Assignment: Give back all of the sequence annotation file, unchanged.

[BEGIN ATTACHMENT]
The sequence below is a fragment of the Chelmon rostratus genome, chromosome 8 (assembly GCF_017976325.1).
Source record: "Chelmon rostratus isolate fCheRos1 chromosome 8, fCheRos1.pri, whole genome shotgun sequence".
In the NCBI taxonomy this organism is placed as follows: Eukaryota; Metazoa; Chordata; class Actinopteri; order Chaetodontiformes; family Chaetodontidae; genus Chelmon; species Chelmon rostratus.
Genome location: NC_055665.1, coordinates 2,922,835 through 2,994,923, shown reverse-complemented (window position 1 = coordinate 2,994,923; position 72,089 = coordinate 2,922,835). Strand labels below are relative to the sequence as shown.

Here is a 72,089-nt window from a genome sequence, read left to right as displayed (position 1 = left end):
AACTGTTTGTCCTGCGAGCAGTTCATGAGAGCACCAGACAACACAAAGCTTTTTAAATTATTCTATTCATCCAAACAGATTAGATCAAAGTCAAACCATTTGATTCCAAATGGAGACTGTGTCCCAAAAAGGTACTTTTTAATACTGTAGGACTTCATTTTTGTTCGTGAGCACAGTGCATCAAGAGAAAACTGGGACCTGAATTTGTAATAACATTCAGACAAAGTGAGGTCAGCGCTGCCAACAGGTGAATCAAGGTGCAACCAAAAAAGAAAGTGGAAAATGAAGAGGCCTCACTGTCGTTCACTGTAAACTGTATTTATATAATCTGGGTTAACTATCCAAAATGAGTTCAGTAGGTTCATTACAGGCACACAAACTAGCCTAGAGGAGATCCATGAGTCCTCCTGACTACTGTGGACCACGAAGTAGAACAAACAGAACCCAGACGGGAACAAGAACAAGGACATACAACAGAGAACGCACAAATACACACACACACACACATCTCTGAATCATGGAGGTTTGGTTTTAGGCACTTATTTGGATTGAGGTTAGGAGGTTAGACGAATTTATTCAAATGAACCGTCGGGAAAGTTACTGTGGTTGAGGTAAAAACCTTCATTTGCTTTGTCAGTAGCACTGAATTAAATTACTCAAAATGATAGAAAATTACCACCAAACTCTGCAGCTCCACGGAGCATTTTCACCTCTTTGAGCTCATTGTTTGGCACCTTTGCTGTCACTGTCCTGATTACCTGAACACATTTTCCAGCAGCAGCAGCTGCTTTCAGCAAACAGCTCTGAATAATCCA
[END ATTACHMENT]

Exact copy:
The sequence below is a fragment of the Chelmon rostratus genome, chromosome 8 (assembly GCF_017976325.1).
Source record: "Chelmon rostratus isolate fCheRos1 chromosome 8, fCheRos1.pri, whole genome shotgun sequence".
In the NCBI taxonomy this organism is placed as follows: Eukaryota; Metazoa; Chordata; class Actinopteri; order Chaetodontiformes; family Chaetodontidae; genus Chelmon; species Chelmon rostratus.
Genome location: NC_055665.1, coordinates 2,922,835 through 2,994,923, shown reverse-complemented (window position 1 = coordinate 2,994,923; position 72,089 = coordinate 2,922,835). Strand labels below are relative to the sequence as shown.

Here is a 72,089-nt window from a genome sequence, read left to right as displayed (position 1 = left end):
AACTGTTTGTCCTGCGAGCAGTTCATGAGAGCACCAGACAACACAAAGCTTTTTAAATTATTCTATTCATCCAAACAGATTAGATCAAAGTCAAACCATTTGATTCCAAATGGAGACTGTGTCCCAAAAAGGTACTTTTTAATACTGTAGGACTTCATTTTTGTTCGTGAGCACAGTGCATCAAGAGAAAACTGGGACCTGAATTTGTAATAACATTCAGACAAAGTGAGGTCAGCGCTGCCAACAGGTGAATCAAGGTGCAACCAAAAAAGAAAGTGGAAAATGAAGAGGCCTCACTGTCGTTCACTGTAAACTGTATTTATATAATCTGGGTTAACTATCCAAAATGAGTTCAGTAGGTTCATTACAGGCACACAAACTAGCCTAGAGGAGATCCATGAGTCCTCCTGACTACTGTGGACCACGAAGTAGAACAAACAGAACCCAGACGGGAACAAGAACAAGGACATACAACAGAGAACGCACAAATACACACACACACACACATCTCTGAATCATGGAGGTTTGGTTTTAGGCACTTATTTGGATTGAGGTTAGGAGGTTAGACGAATTTATTCAAATGAACCGTCGGGAAAGTTACTGTGGTTGAGGTAAAAACCTTCATTTGCTTTGTCAGTAGCACTGAATTAAATTACTCAAAATGATAGAAAATTACCACCAAACTCTGCAGCTCCACGGAGCATTTTCACCTCTTTGAGCTCATTGTTTGGCACCTTTGCTGTCACTGTCCTGATTACCTGAACACATTTTCCAGCAGCAGCAGCTGCTTTCAGCAAACAGCTCTGAATAATCCA